Author: Rob Hopkins
Publisher: Chelsea Green Publishing
Details: 224pp; £19.99
One might expect a book with “What if” in the title to be somewhat whimsical, almost airy-fairy in its approach to some of the core fundamental questions that underpin our society and our future. Yet this book is anything but.
The introduction sets out a charming, idyllic utopian world, which is both captivating and curious.
Author Rob Hopkins cements what most of us hope for: for everything to be OK – and not just now, in the present. He offers us a future that most readers aspire to: a future in which communities and environments blossom, political furore and the word “Brexit” no longer loom over our society, education is no longer all about exam results and, most significantly, people work together for the common good.
What, however, is most extraordinary about this book is that Hopkins doesn’t just present us with this utopian ideal. He puts forward an array of examples, case studies and evidence that show that this ideal is achievable. Much of what is needed to achieve this is already being done around the world, but only in small pockets of communities, industries and educational sectors.
In his book, he poses questions such as: “What if we started asking better questions?” and “What if we considered imagination vital to our health?”– questions that directors, managers, leaders and educators have all asked themselves at some point.
For most of us, providing an answer to these questions is a task that we just do not have the knowledge, resources or time to address. This is where Hopkins’ work comes into its own: he has reached out, across an array of sectors, to provide the answers to these huge questions.
Much of what Hopkins discusses focuses on the power and use of imagination among us as adults, and among the children whom we raise as parents or teach as educators. He puts forward the notion that “attention and imagination are inextricably linked. One does not exist without the other.” Thus, he says, we must harness and embrace both.
Nurturing young imaginations
His questions lead him to explore issues in the book such as the need for creativity, screen time, stress management, social space and human interaction, to name but a few.
Hopkins does not claim to be an educationalist. Thus, while his book puts forward his own musings in relation to his big what-if questions, his answers are also underpinned by a great deal of research.
An example of this is when he explores the question “What if school nurtured young imaginations?” Of course, in an ideal world we’d all love to believe that imagination is fostered within the classroom. Yet, as Hopkins highlights, “Twenty-six percent [of children] feel as though they do not need to use their imagination for their work, study or schoolwork.”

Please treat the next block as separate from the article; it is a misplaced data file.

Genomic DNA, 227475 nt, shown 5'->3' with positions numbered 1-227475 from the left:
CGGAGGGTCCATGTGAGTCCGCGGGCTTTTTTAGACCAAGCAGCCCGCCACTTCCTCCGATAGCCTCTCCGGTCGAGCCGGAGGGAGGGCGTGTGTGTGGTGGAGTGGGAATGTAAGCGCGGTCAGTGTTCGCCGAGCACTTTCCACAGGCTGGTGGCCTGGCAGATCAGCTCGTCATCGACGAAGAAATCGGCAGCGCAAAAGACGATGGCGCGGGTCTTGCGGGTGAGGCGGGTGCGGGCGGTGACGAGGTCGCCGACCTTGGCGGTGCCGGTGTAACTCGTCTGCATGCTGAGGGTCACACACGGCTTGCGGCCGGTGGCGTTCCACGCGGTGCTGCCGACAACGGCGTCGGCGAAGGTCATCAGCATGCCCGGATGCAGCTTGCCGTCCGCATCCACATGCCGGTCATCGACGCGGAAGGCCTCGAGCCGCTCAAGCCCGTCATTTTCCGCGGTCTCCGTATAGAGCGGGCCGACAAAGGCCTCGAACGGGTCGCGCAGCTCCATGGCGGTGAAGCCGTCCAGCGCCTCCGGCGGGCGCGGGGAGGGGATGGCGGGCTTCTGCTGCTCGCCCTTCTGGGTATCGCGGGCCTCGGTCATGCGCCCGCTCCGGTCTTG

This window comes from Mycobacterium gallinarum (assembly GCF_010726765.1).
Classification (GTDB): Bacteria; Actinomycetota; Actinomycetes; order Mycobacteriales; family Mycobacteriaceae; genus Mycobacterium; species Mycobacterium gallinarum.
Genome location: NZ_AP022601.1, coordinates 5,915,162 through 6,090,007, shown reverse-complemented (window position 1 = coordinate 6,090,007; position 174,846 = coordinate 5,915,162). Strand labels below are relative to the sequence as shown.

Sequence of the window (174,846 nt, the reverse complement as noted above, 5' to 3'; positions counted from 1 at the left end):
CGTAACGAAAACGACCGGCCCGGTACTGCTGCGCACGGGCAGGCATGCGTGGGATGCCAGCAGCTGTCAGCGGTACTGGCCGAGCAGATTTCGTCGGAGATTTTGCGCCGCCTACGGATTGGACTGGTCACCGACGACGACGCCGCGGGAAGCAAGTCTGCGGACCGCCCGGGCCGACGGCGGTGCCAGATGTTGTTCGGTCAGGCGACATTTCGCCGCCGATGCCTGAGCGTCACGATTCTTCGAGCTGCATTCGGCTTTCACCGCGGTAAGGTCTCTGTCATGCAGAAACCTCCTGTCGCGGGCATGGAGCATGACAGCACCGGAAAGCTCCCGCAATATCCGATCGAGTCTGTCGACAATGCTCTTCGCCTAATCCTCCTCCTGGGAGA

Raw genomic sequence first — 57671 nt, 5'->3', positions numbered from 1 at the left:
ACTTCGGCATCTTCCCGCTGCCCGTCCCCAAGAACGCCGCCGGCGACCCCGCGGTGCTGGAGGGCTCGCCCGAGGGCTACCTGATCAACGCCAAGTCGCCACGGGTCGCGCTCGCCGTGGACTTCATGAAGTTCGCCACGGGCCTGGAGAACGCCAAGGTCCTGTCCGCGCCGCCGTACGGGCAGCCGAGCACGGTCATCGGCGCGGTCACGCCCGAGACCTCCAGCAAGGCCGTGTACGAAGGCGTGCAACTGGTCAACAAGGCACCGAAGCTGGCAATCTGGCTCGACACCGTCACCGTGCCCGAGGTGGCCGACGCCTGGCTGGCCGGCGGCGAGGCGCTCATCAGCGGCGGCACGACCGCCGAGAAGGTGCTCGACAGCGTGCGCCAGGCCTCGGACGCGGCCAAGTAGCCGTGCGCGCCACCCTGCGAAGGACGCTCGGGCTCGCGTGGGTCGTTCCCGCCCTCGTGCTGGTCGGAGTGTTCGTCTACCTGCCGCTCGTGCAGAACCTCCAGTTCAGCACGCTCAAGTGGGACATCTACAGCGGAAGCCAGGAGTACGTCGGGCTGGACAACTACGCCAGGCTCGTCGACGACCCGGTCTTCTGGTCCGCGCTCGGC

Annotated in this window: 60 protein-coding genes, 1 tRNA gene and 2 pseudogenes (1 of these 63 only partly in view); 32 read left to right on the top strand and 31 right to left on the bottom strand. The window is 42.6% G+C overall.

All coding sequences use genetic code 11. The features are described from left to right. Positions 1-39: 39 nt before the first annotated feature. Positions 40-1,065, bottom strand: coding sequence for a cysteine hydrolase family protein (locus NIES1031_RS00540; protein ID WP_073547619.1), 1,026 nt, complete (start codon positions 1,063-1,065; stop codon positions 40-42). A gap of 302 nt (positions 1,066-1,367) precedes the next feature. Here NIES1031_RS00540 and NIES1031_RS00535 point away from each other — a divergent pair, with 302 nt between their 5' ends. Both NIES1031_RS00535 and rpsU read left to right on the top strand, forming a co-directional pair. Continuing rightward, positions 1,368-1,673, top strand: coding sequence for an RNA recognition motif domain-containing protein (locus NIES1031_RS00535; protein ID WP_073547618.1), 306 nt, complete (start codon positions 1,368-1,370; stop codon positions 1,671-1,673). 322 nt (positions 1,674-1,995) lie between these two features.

It is from here that Hopkins then provides numerous examples of where imagination is being fostered and nurtured, such as in The Green School in Copenhagen or the School of the Possible in France.
Hopkins’ research-based approach and recounts of meetings with leaders from these establishments such as these in turn provide the answers to the big what-if questions of the book.
Far from being abstract ideals, Hopkins provides the reader with tangible, achievable ideas, approaches and concepts, all of which wouldn’t take too much effort if applied.
Making the impossible possible
What is needed – as his book highlights – is to allow ourselves to imagine that the “impossible” can indeed be possible. We just need to look to others who, in most cases, are already doing it within their own sectors.
There are many lessons to be taken from Hopkins’ book. What is most telling is how he himself is not just exploring these questions in his writing, but is applying them in real life. Too many radicals write books, blogs and articles where they just put forward their ideas.
In this instance, however, the author himself is making it happen, in a little town in Devon, in a way that the reader can, too. By the end of the book, the utopian ideal that was set out in Hopkin’s introduction seems somewhat less distant and somewhat more achievable. All it really takes is a bit of imagination.
Charly Barrett is assistant principal of Glenmoor and Winton Academies, in Bournemouth
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